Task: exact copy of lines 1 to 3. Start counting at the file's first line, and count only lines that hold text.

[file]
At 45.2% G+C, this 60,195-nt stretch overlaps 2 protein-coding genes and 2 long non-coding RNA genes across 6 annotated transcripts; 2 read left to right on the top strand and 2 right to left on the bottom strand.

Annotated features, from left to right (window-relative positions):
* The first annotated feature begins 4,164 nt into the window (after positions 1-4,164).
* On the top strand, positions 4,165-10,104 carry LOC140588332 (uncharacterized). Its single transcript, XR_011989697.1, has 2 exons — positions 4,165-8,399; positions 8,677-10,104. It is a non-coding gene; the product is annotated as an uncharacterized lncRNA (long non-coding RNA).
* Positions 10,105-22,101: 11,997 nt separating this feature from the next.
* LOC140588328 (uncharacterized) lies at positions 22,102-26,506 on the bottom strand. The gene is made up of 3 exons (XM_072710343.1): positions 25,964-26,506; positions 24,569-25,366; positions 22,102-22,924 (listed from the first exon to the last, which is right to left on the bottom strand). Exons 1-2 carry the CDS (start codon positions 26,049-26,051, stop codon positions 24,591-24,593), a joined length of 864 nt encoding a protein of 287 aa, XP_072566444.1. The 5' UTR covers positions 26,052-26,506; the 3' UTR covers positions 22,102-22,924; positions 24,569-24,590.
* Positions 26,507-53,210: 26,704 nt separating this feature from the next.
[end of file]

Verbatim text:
At 45.2% G+C, this 60,195-nt stretch overlaps 2 protein-coding genes and 2 long non-coding RNA genes across 6 annotated transcripts; 2 read left to right on the top strand and 2 right to left on the bottom strand.

Annotated features, from left to right (window-relative positions):
* The first annotated feature begins 4,164 nt into the window (after positions 1-4,164).